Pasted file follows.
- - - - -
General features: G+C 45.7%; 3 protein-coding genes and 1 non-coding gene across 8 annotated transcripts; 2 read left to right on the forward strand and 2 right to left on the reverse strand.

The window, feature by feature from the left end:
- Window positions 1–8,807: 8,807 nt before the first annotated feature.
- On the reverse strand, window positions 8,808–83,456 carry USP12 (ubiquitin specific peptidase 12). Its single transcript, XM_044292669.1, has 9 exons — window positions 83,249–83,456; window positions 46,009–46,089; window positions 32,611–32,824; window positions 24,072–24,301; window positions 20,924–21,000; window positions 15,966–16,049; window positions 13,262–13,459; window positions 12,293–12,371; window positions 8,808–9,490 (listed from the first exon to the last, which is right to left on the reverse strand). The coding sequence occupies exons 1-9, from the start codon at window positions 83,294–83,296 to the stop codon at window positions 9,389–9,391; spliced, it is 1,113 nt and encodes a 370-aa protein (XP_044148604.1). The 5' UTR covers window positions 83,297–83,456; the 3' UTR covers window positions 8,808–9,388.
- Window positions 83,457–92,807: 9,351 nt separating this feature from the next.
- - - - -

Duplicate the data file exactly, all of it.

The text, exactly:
General features: G+C 45.7%; 3 protein-coding genes and 1 non-coding gene across 8 annotated transcripts; 2 read left to right on the forward strand and 2 right to left on the reverse strand.

The window, feature by feature from the left end:
- Window positions 1–8,807: 8,807 nt before the first annotated feature.
- On the reverse strand, window positions 8,808–83,456 carry USP12 (ubiquitin specific peptidase 12). Its single transcript, XM_044292669.1, has 9 exons — window positions 83,249–83,456; window positions 46,009–46,089; window positions 32,611–32,824; window positions 24,072–24,301; window positions 20,924–21,000; window positions 15,966–16,049; window positions 13,262–13,459; window positions 12,293–12,371; window positions 8,808–9,490 (listed from the first exon to the last, which is right to left on the reverse strand). The coding sequence occupies exons 1-9, from the start codon at window positions 83,294–83,296 to the stop codon at window positions 9,389–9,391; spliced, it is 1,113 nt and encodes a 370-aa protein (XP_044148604.1). The 5' UTR covers window positions 83,297–83,456; the 3' UTR covers window positions 8,808–9,388.
- Window positions 83,457–92,807: 9,351 nt separating this feature from the next.